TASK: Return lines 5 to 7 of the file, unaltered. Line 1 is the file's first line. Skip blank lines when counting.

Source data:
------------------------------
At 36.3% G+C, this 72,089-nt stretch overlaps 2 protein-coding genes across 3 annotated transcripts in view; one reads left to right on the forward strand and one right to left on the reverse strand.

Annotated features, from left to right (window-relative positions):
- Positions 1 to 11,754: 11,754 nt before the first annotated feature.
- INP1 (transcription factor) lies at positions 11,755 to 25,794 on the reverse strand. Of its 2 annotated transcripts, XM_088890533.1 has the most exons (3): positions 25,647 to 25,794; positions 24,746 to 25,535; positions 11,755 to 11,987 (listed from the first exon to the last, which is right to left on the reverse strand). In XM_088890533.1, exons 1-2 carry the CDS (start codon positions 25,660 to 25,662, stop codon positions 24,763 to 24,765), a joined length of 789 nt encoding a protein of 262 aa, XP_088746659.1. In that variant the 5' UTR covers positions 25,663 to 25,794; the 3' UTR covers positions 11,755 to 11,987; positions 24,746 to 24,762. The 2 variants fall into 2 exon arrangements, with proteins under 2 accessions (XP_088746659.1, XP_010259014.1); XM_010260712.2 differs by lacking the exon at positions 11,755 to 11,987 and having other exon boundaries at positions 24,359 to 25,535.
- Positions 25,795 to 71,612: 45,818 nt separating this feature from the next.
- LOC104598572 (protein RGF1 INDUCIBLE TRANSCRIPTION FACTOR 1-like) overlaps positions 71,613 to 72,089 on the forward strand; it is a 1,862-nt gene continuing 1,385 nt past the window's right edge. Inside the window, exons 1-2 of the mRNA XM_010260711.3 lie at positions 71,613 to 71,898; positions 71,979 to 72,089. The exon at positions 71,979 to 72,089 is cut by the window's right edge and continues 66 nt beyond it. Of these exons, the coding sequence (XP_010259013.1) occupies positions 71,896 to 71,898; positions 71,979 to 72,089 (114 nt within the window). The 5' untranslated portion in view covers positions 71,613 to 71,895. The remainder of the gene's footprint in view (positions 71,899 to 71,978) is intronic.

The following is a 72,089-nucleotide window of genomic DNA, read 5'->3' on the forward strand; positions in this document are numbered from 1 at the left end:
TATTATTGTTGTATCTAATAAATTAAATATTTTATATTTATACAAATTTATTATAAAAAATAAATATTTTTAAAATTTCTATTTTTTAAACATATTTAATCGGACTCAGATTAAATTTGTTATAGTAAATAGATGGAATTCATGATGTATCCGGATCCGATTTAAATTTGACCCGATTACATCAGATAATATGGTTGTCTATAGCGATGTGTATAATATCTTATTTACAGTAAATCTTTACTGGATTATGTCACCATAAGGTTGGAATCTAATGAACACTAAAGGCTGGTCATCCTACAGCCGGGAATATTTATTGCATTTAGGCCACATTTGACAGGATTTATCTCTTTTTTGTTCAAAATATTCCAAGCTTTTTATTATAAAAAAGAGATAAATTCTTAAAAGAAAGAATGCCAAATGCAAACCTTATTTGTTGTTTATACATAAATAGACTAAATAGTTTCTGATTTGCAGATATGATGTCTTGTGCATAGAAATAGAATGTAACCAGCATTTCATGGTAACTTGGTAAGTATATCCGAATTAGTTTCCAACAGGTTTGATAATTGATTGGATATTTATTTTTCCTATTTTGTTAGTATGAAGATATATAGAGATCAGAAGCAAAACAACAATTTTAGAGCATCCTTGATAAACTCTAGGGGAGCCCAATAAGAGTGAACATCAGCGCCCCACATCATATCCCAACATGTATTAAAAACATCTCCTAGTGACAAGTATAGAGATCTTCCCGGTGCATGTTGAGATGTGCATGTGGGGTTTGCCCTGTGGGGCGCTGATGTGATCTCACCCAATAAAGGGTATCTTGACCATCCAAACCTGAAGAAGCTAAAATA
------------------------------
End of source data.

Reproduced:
- Positions 25,795 to 71,612: 45,818 nt separating this feature from the next.
- LOC104598572 (protein RGF1 INDUCIBLE TRANSCRIPTION FACTOR 1-like) overlaps positions 71,613 to 72,089 on the forward strand; it is a 1,862-nt gene continuing 1,385 nt past the window's right edge. Inside the window, exons 1-2 of the mRNA XM_010260711.3 lie at positions 71,613 to 71,898; positions 71,979 to 72,089. The exon at positions 71,979 to 72,089 is cut by the window's right edge and continues 66 nt beyond it. Of these exons, the coding sequence (XP_010259013.1) occupies positions 71,896 to 71,898; positions 71,979 to 72,089 (114 nt within the window). The 5' untranslated portion in view covers positions 71,613 to 71,895. The remainder of the gene's footprint in view (positions 71,899 to 71,978) is intronic.

The following is a 72,089-nucleotide window of genomic DNA, read 5'->3' on the forward strand; positions in this document are numbered from 1 at the left end: